Typically whenever I rode the bike it would start to rain as soon as I stepped out of the door, and also typically the bike would always refuse to start on a kick. The local kids were used to watching this ritual and would gather in order to be entertained by the enactment of my daily ritual involving the wheezing, cursing, attempt to bump start it up and down the street.
This bike was different though. Sleek and dangerous looking. I remembered my father riding it away from us the last night I saw him. He and my mum had been arguing bitterly about something. I remember him shouting hoarsely,
‘There isn’t a choice!’
And her cold retort, ‘Then go.’ A finality.
Her thin arms curling around my shoulder as he cast a despairing look back at us, and then rode away. I watched as long as I could, his tail-light slowly dwindling into the distance. Then she led me back into the house. That was the last time I had any contact with him until now. I had only been 11 years old.
I ran my hands over the seat and up across the petrol tank. No badges or decals advertised its make. Sighing heavily I turned to go back inside, which is when I noticed the data fob on the key ring.
Firing up my old laptop took its usual interminable time as the machine whirred and clunked its way into flickering life. Plugging the data fob in, I watched with a strange sense of eagerness as the contents revealed themselves. There was a only one item, a video folder. With a trembling finger, I pressed play.
The images were not what I expected. My dad had always seemed to me to be such a large man, robust and sturdy, that to see him like this was something of a shock. He looked so old. The once black beard now ghost white, his curling long hair replaced by a heavily balding pate. His body looked drained and shrunken, lost in the clinical expanse of his hospital bed, tubes sprouting obscenely from his nose and wrists, invading his dignity. Black wires fixed greedily to his arms and chest, sucking the life from him and displaying it on green neon screens for all the world to see in the little humming boxes that stood as ominous sentinels by the side of the bed.
His still startlingly blue eyes flickered open.
"Bastards." he growled, "You see what they've done to me? Bastards!"
‘Hello boy. Long time no see.’
His voice was weak, wheezing, the vitality fled from his racked body.
‘I wanted to find you, to try and explain, but I think they are going to be too late. So I asked them to record this…just in case. If you’re watching this, then I am dead, and I didn’t get to see you. I can’t tell you how sad that makes me.
You and your mum were the greatest joys in my life. I didn’t want to lose either of you, and leaving was one of the hardest things I have ever had to do.’
Tears were rolling down his face as he spoke, warring emotions tumbling inside of me as I listened, transfixed by his voice.
‘My life has never been my own. You won’t remember my dad, he was lost in the War, but when he died, his burden became mine, and I am so sorry, because that burden will now become yours.’
I pressed the pause button, and rewound.
‘..that burden will now become yours.’
What was he talking about? I know grandad was killed fighting sometime during the 1980s, but I don’t know in which conflict. Dad never talked about it. I remember how grim he became after grandad’s death, and the frequency with which he had to be away from home thereafter. What, War?
My finger touched the play button again.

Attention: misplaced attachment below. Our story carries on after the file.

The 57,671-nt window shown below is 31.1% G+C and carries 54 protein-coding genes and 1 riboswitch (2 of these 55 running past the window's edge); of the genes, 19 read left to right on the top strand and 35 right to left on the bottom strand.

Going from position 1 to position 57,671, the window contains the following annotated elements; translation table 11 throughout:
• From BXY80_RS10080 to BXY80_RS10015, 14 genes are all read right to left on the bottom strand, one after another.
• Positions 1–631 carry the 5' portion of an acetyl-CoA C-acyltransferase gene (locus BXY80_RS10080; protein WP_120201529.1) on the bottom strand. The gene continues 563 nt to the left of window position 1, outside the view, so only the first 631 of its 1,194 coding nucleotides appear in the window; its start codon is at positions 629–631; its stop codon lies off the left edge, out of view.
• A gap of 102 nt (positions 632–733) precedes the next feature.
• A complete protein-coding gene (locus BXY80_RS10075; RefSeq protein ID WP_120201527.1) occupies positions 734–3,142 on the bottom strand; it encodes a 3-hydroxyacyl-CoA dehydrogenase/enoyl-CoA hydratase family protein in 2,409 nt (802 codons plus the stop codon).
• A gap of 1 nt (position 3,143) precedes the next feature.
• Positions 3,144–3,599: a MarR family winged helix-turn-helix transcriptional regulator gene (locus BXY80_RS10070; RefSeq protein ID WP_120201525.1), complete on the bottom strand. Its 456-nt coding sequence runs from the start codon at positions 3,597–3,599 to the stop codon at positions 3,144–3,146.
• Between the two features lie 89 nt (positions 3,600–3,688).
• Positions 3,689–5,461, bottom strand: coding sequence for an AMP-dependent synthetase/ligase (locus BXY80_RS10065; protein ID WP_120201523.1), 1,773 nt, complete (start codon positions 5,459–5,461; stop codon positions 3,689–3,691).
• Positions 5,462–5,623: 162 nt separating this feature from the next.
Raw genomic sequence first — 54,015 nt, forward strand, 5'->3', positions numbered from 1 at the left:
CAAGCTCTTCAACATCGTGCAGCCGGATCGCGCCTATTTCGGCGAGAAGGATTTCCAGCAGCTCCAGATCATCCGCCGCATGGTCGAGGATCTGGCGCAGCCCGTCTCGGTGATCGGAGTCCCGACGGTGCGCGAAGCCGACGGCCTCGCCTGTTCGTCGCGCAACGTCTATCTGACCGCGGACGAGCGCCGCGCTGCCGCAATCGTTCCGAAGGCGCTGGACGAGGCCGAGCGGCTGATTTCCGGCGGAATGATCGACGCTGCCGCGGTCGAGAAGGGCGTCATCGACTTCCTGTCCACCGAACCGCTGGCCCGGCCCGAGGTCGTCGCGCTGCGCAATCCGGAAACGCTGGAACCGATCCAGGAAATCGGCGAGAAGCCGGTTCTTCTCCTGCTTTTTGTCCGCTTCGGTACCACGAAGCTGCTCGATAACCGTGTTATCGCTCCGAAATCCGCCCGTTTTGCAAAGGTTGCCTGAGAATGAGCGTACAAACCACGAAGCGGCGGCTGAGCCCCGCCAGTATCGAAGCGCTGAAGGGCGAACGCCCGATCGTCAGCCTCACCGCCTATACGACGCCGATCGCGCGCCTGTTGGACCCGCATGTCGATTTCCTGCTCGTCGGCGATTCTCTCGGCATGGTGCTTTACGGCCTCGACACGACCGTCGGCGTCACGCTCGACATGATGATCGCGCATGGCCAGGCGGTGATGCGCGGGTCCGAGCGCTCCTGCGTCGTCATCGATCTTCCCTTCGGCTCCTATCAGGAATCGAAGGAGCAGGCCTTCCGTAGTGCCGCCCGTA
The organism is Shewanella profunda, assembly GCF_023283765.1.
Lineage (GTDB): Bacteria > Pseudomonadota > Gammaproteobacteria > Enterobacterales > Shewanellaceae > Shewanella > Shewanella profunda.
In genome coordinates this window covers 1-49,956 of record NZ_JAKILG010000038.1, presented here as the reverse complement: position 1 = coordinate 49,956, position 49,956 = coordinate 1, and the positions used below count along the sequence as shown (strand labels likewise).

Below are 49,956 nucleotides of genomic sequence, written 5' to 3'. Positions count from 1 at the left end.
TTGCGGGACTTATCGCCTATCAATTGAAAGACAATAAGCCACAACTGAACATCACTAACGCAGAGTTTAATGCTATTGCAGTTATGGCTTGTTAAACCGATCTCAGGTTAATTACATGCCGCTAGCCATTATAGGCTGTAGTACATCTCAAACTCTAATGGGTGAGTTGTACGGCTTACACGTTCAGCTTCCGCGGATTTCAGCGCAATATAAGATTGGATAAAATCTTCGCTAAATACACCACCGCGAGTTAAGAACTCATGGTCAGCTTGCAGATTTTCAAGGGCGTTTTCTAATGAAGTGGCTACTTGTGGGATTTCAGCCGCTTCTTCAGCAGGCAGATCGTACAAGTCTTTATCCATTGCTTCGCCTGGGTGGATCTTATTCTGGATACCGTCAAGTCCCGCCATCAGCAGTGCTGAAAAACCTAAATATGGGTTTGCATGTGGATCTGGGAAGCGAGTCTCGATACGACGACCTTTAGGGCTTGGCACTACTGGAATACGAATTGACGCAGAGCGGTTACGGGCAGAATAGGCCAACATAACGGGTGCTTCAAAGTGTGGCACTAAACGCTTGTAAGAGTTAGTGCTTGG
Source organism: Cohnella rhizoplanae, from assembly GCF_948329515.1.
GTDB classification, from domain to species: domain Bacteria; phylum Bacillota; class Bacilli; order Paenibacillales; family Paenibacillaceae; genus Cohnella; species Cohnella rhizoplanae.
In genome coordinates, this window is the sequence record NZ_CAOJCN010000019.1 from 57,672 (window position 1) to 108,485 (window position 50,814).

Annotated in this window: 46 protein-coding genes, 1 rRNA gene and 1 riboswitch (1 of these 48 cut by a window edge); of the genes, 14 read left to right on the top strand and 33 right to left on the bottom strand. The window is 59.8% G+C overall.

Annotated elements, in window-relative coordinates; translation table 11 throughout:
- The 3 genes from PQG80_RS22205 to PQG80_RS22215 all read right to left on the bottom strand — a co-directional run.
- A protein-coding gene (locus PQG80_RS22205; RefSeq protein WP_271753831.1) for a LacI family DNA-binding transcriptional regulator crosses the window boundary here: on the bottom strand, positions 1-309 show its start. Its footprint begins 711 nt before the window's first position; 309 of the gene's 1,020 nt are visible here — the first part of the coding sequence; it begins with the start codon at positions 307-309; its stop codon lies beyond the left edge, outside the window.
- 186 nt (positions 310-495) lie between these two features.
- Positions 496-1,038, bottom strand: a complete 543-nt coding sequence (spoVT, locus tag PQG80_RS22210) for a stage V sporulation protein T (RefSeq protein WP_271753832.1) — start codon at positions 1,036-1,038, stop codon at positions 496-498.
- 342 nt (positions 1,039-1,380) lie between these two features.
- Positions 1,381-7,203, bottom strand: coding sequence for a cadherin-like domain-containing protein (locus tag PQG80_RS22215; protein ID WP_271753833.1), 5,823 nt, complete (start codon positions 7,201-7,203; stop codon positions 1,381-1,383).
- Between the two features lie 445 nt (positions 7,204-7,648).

‘I have wanted to reach out to you for so long. When your mum died, I was devastated and I knew you would be too. But I couldn’t come to you, it would have been too dangerous. For you. To you. I needed to keep your existence a secret for as long as possible, but they found a way to get to me.’
He winced as he adjusted his body, his face grey with pain.
‘So, I am here. David, you have a choice now. It is a choice which will change everything for you, or nothing. It is a choice which will bring us back together, or not. Only you can make that decision. But please, hear me out…’
And then he told me a story.
* * *
I was well into the foot of Cornwall, just passing the village of Sennen, winging my way through the winding, twisting lanes, gloriously free of traffic at this time in the morning. The headlamp cut through the dark like a sword as I powered the strange silver/grey machine along, the heady unseasonal smells of fresh cut grass and rose bay willow herb blending with the rich metallic smell of hot oil riding on the night air as the hedgerows flashed past.
And then I was there, Land's End.
A full moon shone dispassionately down creating a fantastic montage of eerie shadows in the dark crevices of the rocky cliffs. As dad had instructed, I stood and waited while the moon waned, presaging the advent of a slate grey pre-dawn light.
The burning disc of the new born sun rose slowly and majestically behind me, casting its clean rays to pierce the shadows and chase the darkness away. The engine rumbled as I kicked the 'bike into life, revving its mighty heart, and as the sun came into full view, I pushed the gear lever down and dumped the clutch, throwing myself back as the bike lurched off the crumbling cliff edge, tumbling down towards the surging, patiently waiting waves.
But just before the doomed machine entered the water it was caught in a sudden shaft of sunlight that made it blaze with a brilliant fire, and for a moment, I could have sworn that it wasn't a 'bike at all, but a sword, a shining sword, tumbling down end over end, a hand reaching up from the waves, and then it was gone, lost in a silver misted splash.
Now I am down on the beach, the rising sun warming my back, the soft sand shifting beneath me. The Choice is made. My father and I will be one, once more. I will see him again.
The sword rises silently from the gentle waves, and my hand reaches out to grasp it…